"It is human duty to show sympathy with the American people and be with them in these horrifying and awesome events which are bound to awaken human conscience," he said.
The restoration of normal diplomatic relations with the United States has taken years, ABC News' Chirstiane Amanpour said.
"Gadhafi has not been a reliable partner by any stretch of the imagination over the last several decades," she said. "There were ties cut between the United States and Libya for many, many years, only resumed back in 2009 and only after the war with Iraq, after which Gadhafi decided to put on the table and basically hand over any plans for any weapons of mass destruction."
Gadhafi has also been a fierce critic of al Qaeda, calling it a common enemy that must be fought. Although he has hesitated to accept full responsibility for the bombing of Pan Am 103 and the French airliner, he has agreed to pay more than $2.7 billion in damages to the victims' families.
More recently, Gadhafi has come under fire from the international community after welcoming the convicted Lockerbie bomber back to Libya as a hero when he was released from prison on compassionate grounds.
Today, the man who has controlled the North African nation with his own style might be forced to relinquish power to his own people.
Timeline: Gadhafi's Reign
1942: Gadhafi is born to a Bedouin father in the central Libyan desert. His father was once jailed for opposing Italy's occupation of Libya from 1911 to 1941.
1969: As a 27-year-old captain, Gadhafi becomes Libya's undisputed ruler by overthrowing the monarchy in a largely peaceful coup.
Timeline: Gadhafi's Reign
1970s: Gadhafi makes changes to establish a socialist system. He nationalizes businesses, expels 20,000 Italians and closes a U.S. air base.
1980s: Gadhafi supports groups the United States considers terrorists, including the IRA and radical Palestinian factions. In 1986, U.S. jets bomb Libya after it is found to be responsible for the bombing of a Berlin disco frequented by U.S. troops.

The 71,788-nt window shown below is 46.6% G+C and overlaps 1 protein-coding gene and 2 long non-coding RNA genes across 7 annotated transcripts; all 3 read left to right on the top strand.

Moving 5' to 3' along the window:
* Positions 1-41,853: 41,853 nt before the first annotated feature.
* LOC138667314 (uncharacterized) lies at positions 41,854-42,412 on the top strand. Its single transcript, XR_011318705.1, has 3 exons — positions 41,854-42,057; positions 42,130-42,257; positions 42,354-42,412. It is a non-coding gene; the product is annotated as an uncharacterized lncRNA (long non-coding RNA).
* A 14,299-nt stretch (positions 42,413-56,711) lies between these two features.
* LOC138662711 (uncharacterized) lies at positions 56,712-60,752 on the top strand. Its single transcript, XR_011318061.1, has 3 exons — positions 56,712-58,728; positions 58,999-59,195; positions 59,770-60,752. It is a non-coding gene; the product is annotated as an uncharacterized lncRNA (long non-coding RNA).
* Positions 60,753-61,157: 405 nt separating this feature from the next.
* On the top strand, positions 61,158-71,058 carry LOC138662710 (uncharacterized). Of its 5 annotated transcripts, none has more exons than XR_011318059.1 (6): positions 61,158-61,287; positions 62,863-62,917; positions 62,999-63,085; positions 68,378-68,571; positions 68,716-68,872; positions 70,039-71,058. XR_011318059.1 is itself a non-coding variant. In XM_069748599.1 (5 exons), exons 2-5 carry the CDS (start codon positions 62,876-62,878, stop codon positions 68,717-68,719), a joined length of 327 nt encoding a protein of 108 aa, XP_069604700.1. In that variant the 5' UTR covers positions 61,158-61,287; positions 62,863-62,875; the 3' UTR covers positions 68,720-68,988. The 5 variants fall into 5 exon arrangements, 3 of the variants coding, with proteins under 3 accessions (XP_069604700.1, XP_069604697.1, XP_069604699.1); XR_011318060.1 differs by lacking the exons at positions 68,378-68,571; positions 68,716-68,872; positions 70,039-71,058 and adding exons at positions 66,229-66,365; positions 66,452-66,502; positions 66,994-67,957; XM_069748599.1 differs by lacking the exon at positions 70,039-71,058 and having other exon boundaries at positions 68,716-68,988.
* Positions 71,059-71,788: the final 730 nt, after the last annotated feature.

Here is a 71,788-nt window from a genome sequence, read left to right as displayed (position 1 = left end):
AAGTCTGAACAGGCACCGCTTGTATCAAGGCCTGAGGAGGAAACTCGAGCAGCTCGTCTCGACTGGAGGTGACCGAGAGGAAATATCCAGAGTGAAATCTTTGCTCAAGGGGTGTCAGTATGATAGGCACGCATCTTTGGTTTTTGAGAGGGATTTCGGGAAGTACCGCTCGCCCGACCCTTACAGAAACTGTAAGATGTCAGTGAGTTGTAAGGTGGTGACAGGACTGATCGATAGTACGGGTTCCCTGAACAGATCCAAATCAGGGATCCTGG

1988: Suspected Libyan agents bomb Pan Am Flight 103 over Lockerbie, Scotland. The bombing killed 270 people, including 189 Americans.
1989: Libya is blamed for the bombing of a French airline over Niger. The attack killed 170 people.
1999: Gadhafi hands over two Libyans charged in the Lockerbie bombing.
2001: A Scottish court convicts Abdel Baset al-Megrahi of the Lockerbie bombing and sentences him to life in prison. The other suspect is acquitted.
2003: Libya takes responsibility for the Lockerbie bombing and agrees to pay up to $10 million to the relatives of each victim. It also announces that it will dismantle all weapons of mass destruction.
2009: Days before Gadhafi celebrates 40 years in power, he angers the international community by welcoming al-Megrahi home as a hero. Al-Megrahi was convicted of the Lockerbie bombing but released on compassionate grounds because he was purportedly dying of cancer.
Feb. 21, 2011: Gadhafi's regime begins to falter. Diplomats and the justice minister resign, while air force pilots defect. Protesters claim control of Benghazi after some army units side with them.
Aug. 22, 2011: Rebel forces in Libya take control of the majority of Tripoli and attempt to take over Gadhafi's presidential compound.
The Associated Press contributed to this report.